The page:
For the purpose of comparison and strengthening the line of reasoning, the following discussion also includes the analysis of Martin Luther King’s I Have a Dream speech in order to reinforce the idea concerning the influence of myths and legends on the social change. King’s speech was rendered during the event known as the March on Washington more than 50 years ago (Younge, 2013). When he made the speech, Martin Luther King was already an influential political rights activist. Nevertheless, after his death by an assassin's bullet, the speech resounded even more, and its impact seemed more powerful by contrast to the first time it was delivered.

The Filipino Literature

The first literary work under analysis is Efren Abueg’s The Death of Tio Samuel. The latter is a complicated story of a dream within a dream, and throughout the narrative, it is not easy to determine if the author talks about real-world events or discusses something about a Felipe’s dream; Felipe is the protagonist of the story (Abueg, 2005). In this piece, Felipe was a man of noble blood who fell in love with a native Filipino girl with superficial features that were different from those peculiar to the descendent of European ancestors. Although the story focused on the forbidden love between Felipe and Ligaya, which drew the scorn of Felipe’s uncle, Samuel, the backdrop revealed socio-economic inequalities between the rich landed gentry of the Philippines and the poor masses of the archipelago (Abueg, 2005). It is interesting to note that the author made a commentary for the purpose of affecting social change, and in this indirect commentary, he utilized a popular mythical bird known to many of his countrymen. The mythical creature is called Adarna (Abueg, 2005).

The Adarna bird is a colorful mythical figure. It is a resplendent bird that is not only beautiful to examine, but it also possesses magical powers (Mythical Creatures Guide, 2012). The bird’s arsenal of seven magical songs can heal any type of affliction (Mythical Creatures Guide, 2012). However, in the story of Felipe and Samuel, the bird’s magical abilities were expected to cure tuberculosis, a disease common among the impoverished Filipino workers (Abueg, 2005). In this story, the myth of the Adarna bird was used to symbolize a better future. When Felipe mentioned the name of Adarna, he wanted Ligaya to know what he intended to do in order to change the pitiful state of poverty that the people were trapped into. In effect, he implied that the business he aimed at establishing by means of imported machineries would hum and make a sound as beautiful as those created by the Adarna bird, and by allusion, the sound it produced would also bring healing to the bodies of the penurious workers.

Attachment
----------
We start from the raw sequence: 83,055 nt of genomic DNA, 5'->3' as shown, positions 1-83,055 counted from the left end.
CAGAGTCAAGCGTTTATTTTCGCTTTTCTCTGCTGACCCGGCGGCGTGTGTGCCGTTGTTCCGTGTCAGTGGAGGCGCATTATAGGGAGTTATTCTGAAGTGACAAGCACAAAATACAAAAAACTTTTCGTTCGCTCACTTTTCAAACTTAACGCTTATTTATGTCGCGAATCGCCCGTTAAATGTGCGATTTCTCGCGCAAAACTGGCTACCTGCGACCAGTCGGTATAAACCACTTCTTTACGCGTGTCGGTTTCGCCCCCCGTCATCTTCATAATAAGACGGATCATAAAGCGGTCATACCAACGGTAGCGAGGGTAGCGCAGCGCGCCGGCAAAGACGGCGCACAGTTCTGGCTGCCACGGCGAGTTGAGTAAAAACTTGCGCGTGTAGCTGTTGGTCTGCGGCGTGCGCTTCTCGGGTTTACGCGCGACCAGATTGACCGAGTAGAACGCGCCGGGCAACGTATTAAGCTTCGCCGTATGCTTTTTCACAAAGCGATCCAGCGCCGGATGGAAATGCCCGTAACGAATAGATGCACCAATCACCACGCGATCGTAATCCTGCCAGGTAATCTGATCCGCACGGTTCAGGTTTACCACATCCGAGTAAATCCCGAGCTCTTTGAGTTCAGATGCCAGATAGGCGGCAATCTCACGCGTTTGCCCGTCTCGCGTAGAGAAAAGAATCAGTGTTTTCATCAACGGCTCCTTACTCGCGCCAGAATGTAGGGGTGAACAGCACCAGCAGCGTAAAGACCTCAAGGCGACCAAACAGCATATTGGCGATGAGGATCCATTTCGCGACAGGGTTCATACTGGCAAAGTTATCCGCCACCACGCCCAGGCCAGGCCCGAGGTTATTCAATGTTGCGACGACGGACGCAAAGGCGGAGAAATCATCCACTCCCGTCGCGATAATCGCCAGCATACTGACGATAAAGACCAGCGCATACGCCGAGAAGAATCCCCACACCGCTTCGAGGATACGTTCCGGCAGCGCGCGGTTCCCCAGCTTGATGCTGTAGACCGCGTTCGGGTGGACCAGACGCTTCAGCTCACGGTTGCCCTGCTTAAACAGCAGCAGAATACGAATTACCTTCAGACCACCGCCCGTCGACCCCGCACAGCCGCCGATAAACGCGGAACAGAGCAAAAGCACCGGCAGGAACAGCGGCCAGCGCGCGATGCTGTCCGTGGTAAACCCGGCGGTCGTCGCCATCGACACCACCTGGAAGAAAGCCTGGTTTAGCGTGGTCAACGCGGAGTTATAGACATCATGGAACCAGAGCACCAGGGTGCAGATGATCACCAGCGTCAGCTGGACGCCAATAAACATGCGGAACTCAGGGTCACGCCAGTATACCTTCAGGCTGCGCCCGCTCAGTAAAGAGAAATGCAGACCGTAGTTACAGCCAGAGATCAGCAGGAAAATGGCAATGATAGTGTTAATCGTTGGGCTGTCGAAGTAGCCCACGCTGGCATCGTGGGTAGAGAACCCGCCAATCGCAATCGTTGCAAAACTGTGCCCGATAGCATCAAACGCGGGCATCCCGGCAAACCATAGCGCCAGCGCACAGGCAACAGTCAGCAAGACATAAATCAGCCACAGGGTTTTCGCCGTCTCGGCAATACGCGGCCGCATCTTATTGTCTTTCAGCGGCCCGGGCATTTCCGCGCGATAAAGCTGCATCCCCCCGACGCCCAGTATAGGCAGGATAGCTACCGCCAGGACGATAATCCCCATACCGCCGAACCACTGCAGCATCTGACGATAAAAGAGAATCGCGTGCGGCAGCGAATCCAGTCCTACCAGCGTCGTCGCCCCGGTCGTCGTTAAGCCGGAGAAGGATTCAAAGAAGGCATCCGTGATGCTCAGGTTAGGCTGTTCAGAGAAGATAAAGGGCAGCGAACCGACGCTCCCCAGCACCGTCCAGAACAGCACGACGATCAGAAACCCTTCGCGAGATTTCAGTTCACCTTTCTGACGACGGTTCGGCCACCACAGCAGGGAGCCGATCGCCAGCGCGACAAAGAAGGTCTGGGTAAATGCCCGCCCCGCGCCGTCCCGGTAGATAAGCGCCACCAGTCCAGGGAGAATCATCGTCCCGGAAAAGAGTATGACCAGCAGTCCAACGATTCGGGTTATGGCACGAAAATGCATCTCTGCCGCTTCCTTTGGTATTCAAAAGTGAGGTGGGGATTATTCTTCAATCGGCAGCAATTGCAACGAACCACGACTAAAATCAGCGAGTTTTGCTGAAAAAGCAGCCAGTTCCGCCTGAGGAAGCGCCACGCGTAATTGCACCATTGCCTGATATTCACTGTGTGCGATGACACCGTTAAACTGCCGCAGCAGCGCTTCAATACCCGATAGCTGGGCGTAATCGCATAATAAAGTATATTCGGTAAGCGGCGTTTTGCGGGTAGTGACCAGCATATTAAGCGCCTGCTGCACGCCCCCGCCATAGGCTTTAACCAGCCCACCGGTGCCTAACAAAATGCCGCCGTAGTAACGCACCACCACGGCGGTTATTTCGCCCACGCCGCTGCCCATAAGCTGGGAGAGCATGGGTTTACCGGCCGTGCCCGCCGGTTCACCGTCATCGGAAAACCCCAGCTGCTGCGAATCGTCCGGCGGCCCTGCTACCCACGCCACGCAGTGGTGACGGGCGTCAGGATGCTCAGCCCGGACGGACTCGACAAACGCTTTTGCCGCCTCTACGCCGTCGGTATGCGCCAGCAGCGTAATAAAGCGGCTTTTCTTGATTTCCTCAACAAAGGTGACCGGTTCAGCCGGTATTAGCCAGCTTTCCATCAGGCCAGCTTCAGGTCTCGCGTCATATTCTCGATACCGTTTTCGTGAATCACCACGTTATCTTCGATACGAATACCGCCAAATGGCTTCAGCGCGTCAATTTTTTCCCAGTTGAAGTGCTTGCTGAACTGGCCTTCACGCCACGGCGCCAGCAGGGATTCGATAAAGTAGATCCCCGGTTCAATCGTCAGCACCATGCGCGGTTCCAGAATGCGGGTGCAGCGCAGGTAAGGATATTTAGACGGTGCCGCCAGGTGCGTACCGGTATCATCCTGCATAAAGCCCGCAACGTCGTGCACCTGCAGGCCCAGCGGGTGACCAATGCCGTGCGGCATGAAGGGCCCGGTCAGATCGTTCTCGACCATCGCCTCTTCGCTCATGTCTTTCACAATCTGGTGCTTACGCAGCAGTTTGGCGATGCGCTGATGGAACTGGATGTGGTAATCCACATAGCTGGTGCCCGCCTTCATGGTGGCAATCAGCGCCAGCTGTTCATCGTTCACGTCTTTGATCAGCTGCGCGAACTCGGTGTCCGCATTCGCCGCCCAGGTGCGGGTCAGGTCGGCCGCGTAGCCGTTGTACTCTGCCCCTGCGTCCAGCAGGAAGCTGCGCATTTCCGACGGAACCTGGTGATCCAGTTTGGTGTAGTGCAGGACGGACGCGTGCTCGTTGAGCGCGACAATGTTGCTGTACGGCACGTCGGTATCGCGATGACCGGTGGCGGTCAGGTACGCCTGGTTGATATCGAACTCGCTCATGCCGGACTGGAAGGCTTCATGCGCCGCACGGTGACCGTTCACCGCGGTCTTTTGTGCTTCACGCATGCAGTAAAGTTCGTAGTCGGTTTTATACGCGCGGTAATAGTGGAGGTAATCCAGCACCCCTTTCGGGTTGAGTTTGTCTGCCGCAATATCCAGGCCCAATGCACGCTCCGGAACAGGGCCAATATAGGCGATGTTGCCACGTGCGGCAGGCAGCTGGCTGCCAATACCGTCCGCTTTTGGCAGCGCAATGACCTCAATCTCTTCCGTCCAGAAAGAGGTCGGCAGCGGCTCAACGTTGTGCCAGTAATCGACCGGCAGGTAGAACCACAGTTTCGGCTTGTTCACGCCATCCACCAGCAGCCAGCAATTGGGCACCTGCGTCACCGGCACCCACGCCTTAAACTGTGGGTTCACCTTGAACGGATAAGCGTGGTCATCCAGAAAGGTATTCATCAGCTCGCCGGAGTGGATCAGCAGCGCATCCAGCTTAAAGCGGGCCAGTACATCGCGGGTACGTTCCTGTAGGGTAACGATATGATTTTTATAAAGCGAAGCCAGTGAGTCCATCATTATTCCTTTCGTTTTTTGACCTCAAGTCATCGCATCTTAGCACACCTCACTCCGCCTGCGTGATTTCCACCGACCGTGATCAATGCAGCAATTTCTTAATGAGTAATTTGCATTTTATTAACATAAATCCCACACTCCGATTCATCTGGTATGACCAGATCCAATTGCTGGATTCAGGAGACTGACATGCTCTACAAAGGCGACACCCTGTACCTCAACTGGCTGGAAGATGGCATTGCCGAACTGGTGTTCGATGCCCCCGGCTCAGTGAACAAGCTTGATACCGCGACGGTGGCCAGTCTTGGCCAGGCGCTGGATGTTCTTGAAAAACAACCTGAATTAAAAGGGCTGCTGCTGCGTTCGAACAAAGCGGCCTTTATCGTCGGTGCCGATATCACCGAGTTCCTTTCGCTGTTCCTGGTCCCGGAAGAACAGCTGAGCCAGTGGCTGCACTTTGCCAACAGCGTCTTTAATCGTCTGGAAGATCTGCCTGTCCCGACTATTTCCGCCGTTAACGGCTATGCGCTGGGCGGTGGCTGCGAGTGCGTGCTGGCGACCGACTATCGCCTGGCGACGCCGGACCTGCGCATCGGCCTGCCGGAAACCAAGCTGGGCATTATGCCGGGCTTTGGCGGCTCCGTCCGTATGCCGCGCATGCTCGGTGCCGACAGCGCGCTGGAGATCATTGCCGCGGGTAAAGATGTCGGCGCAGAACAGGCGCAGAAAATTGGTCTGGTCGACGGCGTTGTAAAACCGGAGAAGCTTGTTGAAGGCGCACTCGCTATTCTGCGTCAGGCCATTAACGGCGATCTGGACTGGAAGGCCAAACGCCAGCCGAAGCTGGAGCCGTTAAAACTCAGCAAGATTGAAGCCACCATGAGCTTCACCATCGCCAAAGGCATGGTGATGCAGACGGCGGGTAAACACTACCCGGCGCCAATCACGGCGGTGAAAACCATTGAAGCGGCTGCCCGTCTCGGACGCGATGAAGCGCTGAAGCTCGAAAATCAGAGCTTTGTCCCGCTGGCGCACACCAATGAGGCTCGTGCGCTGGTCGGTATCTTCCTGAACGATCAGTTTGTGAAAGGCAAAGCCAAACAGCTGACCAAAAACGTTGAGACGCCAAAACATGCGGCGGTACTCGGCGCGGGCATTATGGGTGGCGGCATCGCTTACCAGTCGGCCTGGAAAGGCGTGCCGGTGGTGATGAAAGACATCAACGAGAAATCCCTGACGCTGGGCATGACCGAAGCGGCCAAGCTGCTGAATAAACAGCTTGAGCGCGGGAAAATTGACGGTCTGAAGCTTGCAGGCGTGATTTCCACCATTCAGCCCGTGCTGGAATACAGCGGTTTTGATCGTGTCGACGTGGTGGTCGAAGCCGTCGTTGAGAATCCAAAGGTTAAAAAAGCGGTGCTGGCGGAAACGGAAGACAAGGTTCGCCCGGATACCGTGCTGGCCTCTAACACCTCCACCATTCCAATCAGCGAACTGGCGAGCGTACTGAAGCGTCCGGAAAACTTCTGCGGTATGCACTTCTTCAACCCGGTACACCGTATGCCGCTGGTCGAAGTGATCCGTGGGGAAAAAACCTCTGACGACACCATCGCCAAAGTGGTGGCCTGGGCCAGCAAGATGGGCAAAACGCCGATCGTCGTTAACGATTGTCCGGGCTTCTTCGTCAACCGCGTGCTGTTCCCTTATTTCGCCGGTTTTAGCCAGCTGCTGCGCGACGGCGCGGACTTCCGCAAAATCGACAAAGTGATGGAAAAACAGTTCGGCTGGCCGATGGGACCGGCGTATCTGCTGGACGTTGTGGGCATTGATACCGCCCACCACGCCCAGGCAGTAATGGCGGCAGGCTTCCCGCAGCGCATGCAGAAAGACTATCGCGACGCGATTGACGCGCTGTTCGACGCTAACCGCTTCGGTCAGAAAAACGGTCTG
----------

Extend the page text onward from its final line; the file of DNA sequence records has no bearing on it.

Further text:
The second literary work under examination is King’s Decree written by Pedro Cruz Reyes Jr. It is the story of a rebellious student who desired to determine whose authority figure he would obey (Reyes, 2005). It was clear right from the beginning that Minyong, the protagonist of the story, defied the power of the school’s faculty and staff. In addition, one can argue that he was more than willing to oppose the authority of those who were elected and considered traditional leaders of the society and its institutions.

Minyong wanted the world to have a change of perspective when it concern the public moral authority. He intended to challenge the current social norms and realize why people continue to adhere to the rules that are inconsistent, illogical and humiliating, in his opinion (Reyes, 2005.). In this literary work, the use of myths and legends was expressed in the way Minyong objected to the social norms by comparing and contrasting them with the actions of a legendary figure in Christianity, namely Jesus Christ (Reyes, 2005). From Minyong’s point of view, Jesus Christ was indeed a person worth of respect and emulation; therefore, following that frame of thought, he questioned the code of conduct that the school promoted, because it is a code of behavior that Jesus himself would violate (Reyes, 2005). For example, he said that the school would not admit Jesus because he had long hair and a beard (Reyes, 2005). Furthermore, Minyong referred to legends and myths to remind people of their hypocrisy (Reyes, 2005). He claimed that just like the church, the school is full of hypocrites asserting that Virgin Mary was supposed to be a poor wife of a carpenter but she was fitted with expensive clothes and adorned with jewels.